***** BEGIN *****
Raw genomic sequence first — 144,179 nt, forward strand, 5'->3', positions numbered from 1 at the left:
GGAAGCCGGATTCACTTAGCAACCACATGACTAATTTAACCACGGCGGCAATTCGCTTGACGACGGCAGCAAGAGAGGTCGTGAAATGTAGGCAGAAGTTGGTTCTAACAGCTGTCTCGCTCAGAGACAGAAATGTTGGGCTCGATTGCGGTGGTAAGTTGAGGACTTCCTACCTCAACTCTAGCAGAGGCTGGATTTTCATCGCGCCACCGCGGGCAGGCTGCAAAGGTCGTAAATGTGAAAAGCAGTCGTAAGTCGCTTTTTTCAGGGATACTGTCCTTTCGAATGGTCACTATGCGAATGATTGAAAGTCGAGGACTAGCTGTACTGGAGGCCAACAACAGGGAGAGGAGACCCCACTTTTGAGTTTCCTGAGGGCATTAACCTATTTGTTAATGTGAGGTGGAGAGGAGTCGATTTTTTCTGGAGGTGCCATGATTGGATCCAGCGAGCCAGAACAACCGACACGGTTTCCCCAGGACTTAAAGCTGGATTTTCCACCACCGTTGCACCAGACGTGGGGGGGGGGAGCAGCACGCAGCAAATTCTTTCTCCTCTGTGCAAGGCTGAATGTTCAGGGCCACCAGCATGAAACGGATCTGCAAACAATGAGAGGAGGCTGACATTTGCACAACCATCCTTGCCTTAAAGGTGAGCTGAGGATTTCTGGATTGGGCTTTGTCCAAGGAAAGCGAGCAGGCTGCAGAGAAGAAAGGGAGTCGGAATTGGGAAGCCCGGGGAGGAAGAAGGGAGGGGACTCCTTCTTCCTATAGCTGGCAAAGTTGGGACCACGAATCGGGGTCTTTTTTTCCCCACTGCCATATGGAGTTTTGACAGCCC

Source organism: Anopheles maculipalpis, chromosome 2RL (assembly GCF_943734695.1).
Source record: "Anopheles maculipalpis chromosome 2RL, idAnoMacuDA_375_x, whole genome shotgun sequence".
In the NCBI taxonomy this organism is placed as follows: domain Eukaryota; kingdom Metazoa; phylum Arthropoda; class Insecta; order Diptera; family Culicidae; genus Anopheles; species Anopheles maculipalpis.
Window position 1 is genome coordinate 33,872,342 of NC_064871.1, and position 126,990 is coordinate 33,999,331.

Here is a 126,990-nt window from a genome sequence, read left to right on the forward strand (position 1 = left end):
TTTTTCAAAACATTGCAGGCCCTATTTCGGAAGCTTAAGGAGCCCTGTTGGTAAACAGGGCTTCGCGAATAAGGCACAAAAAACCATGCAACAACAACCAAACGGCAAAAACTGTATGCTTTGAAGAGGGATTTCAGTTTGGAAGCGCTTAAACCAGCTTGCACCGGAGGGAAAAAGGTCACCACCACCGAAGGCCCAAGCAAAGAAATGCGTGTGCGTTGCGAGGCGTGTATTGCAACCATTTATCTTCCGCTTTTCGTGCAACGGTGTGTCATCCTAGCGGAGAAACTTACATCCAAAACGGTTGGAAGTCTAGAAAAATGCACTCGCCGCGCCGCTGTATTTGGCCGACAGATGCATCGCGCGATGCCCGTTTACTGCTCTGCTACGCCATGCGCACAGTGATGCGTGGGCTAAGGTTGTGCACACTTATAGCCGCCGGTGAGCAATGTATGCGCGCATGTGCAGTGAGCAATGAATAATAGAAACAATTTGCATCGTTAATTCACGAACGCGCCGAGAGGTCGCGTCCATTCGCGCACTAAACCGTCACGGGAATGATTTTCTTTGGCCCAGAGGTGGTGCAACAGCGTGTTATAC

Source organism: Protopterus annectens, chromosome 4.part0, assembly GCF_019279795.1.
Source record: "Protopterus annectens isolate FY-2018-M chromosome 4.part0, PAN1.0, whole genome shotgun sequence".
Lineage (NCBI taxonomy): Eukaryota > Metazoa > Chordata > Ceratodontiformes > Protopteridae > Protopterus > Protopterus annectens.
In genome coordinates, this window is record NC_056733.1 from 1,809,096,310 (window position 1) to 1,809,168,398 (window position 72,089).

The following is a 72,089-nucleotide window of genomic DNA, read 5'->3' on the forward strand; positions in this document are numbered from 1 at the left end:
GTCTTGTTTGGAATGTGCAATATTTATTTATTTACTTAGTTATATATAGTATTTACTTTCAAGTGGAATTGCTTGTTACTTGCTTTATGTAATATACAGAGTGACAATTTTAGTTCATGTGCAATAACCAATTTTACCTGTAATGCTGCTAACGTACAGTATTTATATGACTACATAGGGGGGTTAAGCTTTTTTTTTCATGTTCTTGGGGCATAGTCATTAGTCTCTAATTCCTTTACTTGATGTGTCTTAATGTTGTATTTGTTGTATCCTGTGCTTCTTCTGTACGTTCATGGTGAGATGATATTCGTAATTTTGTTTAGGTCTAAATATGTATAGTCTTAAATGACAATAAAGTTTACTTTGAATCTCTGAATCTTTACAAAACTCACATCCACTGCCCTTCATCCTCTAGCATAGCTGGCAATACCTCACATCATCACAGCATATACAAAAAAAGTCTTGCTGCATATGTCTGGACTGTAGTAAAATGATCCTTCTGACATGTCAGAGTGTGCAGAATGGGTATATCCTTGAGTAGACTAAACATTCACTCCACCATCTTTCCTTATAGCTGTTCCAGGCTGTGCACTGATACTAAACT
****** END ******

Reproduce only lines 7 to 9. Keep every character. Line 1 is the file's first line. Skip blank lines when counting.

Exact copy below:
Here is a 126,990-nt window from a genome sequence, read left to right on the forward strand (position 1 = left end):
TTTTTCAAAACATTGCAGGCCCTATTTCGGAAGCTTAAGGAGCCCTGTTGGTAAACAGGGCTTCGCGAATAAGGCACAAAAAACCATGCAACAACAACCAAACGGCAAAAACTGTATGCTTTGAAGAGGGATTTCAGTTTGGAAGCGCTTAAACCAGCTTGCACCGGAGGGAAAAAGGTCACCACCACCGAAGGCCCAAGCAAAGAAATGCGTGTGCGTTGCGAGGCGTGTATTGCAACCATTTATCTTCCGCTTTTCGTGCAACGGTGTGTCATCCTAGCGGAGAAACTTACATCCAAAACGGTTGGAAGTCTAGAAAAATGCACTCGCCGCGCCGCTGTATTTGGCCGACAGATGCATCGCGCGATGCCCGTTTACTGCTCTGCTACGCCATGCGCACAGTGATGCGTGGGCTAAGGTTGTGCACACTTATAGCCGCCGGTGAGCAATGTATGCGCGCATGTGCAGTGAGCAATGAATAATAGAAACAATTTGCATCGTTAATTCACGAACGCGCCGAGAGGTCGCGTCCATTCGCGCACTAAACCGTCACGGGAATGATTTTCTTTGGCCCAGAGGTGGTGCAACAGCGTGTTATAC

Source organism: Protopterus annectens, chromosome 4.part0, assembly GCF_019279795.1.